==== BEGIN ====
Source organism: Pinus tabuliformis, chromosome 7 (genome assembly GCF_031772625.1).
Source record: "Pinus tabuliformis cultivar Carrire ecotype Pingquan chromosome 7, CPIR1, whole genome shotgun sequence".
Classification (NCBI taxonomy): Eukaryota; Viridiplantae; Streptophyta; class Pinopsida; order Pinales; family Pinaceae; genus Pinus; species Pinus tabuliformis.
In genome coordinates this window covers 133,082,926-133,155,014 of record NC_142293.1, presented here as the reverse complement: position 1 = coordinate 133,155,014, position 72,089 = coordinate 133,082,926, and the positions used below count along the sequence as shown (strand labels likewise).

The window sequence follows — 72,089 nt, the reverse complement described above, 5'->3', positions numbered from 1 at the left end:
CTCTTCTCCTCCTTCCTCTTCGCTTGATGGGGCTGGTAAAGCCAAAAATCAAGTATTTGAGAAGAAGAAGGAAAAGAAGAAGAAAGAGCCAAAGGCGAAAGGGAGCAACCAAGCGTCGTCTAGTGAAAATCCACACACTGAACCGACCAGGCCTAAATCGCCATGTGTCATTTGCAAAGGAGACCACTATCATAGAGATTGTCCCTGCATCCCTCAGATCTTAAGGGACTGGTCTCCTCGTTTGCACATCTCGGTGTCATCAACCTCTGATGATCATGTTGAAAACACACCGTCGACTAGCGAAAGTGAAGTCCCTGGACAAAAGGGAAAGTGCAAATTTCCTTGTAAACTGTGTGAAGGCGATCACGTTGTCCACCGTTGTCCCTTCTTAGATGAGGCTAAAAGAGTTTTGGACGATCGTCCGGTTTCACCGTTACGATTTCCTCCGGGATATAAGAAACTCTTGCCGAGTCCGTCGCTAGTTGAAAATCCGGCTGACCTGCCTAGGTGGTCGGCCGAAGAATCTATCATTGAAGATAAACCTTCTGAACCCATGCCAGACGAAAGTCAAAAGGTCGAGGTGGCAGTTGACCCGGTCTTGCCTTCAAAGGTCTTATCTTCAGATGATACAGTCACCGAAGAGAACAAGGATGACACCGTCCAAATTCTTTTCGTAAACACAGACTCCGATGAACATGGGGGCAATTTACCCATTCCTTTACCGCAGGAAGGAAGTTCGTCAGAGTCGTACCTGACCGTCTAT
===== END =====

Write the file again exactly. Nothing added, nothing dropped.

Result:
Source organism: Pinus tabuliformis, chromosome 7 (genome assembly GCF_031772625.1).
Source record: "Pinus tabuliformis cultivar Carrire ecotype Pingquan chromosome 7, CPIR1, whole genome shotgun sequence".
Classification (NCBI taxonomy): Eukaryota; Viridiplantae; Streptophyta; class Pinopsida; order Pinales; family Pinaceae; genus Pinus; species Pinus tabuliformis.
In genome coordinates this window covers 133,082,926-133,155,014 of record NC_142293.1, presented here as the reverse complement: position 1 = coordinate 133,155,014, position 72,089 = coordinate 133,082,926, and the positions used below count along the sequence as shown (strand labels likewise).

The window sequence follows — 72,089 nt, the reverse complement described above, 5'->3', positions numbered from 1 at the left end:
CTCTTCTCCTCCTTCCTCTTCGCTTGATGGGGCTGGTAAAGCCAAAAATCAAGTATTTGAGAAGAAGAAGGAAAAGAAGAAGAAAGAGCCAAAGGCGAAAGGGAGCAACCAAGCGTCGTCTAGTGAAAATCCACACACTGAACCGACCAGGCCTAAATCGCCATGTGTCATTTGCAAAGGAGACCACTATCATAGAGATTGTCCCTGCATCCCTCAGATCTTAAGGGACTGGTCTCCTCGTTTGCACATCTCGGTGTCATCAACCTCTGATGATCATGTTGAAAACACACCGTCGACTAGCGAAAGTGAAGTCCCTGGACAAAAGGGAAAGTGCAAATTTCCTTGTAAACTGTGTGAAGGCGATCACGTTGTCCACCGTTGTCCCTTCTTAGATGAGGCTAAAAGAGTTTTGGACGATCGTCCGGTTTCACCGTTACGATTTCCTCCGGGATATAAGAAACTCTTGCCGAGTCCGTCGCTAGTTGAAAATCCGGCTGACCTGCCTAGGTGGTCGGCCGAAGAATCTATCATTGAAGATAAACCTTCTGAACCCATGCCAGACGAAAGTCAAAAGGTCGAGGTGGCAGTTGACCCGGTCTTGCCTTCAAAGGTCTTATCTTCAGATGATACAGTCACCGAAGAGAACAAGGATGACACCGTCCAAATTCTTTTCGTAAACACAGACTCCGATGAACATGGGGGCAATTTACCCATTCCTTTACCGCAGGAAGGAAGTTCGTCAGAGTCGTACCTGACCGTCTAT